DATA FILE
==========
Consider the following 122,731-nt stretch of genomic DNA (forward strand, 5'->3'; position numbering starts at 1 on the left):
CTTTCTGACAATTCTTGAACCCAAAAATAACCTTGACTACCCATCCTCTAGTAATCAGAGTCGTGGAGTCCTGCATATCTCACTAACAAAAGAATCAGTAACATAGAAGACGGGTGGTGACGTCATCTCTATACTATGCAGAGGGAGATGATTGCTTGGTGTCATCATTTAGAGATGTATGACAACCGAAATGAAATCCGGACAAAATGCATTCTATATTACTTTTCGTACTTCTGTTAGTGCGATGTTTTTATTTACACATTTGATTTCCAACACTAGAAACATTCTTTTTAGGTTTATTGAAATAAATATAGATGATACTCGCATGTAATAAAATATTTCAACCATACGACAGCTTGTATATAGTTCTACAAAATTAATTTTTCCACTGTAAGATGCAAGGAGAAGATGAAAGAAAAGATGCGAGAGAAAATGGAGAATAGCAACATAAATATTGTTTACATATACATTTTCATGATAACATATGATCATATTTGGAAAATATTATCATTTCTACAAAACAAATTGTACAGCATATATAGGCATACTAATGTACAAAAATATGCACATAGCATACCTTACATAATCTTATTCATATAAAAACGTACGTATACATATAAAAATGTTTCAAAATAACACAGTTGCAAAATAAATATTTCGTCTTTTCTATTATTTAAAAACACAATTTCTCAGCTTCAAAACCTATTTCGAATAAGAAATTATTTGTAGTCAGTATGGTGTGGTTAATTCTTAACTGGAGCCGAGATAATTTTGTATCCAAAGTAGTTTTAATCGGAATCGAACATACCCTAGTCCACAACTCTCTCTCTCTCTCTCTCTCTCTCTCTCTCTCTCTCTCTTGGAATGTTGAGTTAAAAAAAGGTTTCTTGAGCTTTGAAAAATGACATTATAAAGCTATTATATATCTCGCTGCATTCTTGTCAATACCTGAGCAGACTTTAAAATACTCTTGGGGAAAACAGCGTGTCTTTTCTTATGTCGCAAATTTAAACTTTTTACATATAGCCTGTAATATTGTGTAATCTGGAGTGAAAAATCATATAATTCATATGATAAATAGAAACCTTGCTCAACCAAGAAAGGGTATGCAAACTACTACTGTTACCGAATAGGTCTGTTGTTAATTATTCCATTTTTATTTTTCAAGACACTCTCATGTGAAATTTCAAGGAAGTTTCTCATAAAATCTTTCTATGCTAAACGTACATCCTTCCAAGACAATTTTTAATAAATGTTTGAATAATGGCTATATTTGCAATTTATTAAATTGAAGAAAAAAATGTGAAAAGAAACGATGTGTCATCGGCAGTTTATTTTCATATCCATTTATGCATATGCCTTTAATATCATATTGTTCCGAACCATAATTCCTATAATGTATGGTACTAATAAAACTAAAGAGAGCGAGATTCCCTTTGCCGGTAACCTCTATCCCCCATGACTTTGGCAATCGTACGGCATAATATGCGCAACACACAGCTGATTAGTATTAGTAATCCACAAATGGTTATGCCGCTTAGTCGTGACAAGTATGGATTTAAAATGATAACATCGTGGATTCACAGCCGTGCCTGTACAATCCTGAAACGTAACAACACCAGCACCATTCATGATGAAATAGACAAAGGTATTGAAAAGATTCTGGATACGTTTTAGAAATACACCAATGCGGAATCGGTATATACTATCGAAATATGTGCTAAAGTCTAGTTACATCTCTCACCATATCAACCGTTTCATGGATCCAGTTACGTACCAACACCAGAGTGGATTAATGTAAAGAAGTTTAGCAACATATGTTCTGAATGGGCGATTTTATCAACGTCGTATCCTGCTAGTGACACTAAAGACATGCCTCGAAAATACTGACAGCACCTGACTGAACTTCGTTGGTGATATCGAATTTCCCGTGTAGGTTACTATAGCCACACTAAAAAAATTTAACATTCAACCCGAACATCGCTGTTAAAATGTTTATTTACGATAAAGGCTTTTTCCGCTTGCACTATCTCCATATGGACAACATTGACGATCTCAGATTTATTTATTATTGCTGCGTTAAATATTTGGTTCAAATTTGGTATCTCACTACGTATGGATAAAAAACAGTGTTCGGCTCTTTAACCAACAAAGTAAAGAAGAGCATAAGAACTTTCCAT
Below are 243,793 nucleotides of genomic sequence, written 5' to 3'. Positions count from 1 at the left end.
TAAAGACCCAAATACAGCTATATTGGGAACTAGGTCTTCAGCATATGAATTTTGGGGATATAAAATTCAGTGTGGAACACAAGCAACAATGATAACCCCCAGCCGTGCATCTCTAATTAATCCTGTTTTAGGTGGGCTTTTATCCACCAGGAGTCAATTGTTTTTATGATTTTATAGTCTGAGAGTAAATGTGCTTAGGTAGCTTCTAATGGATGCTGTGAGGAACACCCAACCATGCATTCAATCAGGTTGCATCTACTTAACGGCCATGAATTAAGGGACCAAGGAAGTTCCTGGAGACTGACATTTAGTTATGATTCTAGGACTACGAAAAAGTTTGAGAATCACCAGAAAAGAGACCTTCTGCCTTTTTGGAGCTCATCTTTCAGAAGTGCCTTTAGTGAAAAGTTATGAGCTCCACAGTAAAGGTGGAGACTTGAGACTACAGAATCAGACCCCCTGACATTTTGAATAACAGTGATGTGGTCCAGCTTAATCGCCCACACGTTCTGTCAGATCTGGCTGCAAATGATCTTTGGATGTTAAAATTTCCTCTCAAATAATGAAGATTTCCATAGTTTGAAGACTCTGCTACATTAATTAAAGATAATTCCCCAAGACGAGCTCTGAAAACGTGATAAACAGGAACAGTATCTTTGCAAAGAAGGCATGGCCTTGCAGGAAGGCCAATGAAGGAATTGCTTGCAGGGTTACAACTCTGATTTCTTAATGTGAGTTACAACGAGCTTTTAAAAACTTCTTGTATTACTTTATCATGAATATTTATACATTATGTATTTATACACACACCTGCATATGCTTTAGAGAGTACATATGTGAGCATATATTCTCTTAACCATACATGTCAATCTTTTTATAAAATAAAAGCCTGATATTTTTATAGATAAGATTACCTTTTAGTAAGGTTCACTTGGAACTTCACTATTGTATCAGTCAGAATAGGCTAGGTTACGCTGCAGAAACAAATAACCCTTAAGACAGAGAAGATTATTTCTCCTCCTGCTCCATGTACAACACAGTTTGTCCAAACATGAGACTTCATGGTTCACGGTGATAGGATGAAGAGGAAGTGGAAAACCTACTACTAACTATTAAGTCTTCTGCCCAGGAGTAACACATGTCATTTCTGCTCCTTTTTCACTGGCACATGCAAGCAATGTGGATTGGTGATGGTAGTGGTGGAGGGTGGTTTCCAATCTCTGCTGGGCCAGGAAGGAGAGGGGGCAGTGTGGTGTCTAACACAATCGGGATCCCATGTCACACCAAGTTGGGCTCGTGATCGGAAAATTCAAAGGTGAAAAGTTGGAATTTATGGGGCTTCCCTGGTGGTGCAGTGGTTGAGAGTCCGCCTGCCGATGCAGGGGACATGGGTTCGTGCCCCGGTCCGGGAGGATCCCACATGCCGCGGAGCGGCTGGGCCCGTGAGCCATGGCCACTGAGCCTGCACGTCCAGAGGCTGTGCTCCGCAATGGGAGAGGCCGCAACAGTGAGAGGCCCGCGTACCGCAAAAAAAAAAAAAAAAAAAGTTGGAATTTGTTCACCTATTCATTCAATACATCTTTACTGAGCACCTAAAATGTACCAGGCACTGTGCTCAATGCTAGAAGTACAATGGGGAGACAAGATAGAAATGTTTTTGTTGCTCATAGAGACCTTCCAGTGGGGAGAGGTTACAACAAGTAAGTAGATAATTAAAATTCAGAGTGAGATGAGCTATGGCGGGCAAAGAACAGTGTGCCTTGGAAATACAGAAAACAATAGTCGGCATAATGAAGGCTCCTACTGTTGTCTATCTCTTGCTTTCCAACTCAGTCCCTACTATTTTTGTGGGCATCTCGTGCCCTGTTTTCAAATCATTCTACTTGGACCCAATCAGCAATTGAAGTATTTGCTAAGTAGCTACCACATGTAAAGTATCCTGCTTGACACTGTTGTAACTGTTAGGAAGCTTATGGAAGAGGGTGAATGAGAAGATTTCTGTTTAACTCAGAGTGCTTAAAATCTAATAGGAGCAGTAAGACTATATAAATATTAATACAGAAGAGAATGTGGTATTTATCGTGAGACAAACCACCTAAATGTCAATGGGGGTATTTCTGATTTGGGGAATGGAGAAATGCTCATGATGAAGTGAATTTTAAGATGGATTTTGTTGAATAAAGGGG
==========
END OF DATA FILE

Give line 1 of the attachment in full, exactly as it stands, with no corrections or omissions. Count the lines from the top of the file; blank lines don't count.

Consider the following 122,731-nt stretch of genomic DNA (forward strand, 5'->3'; position numbering starts at 1 on the left):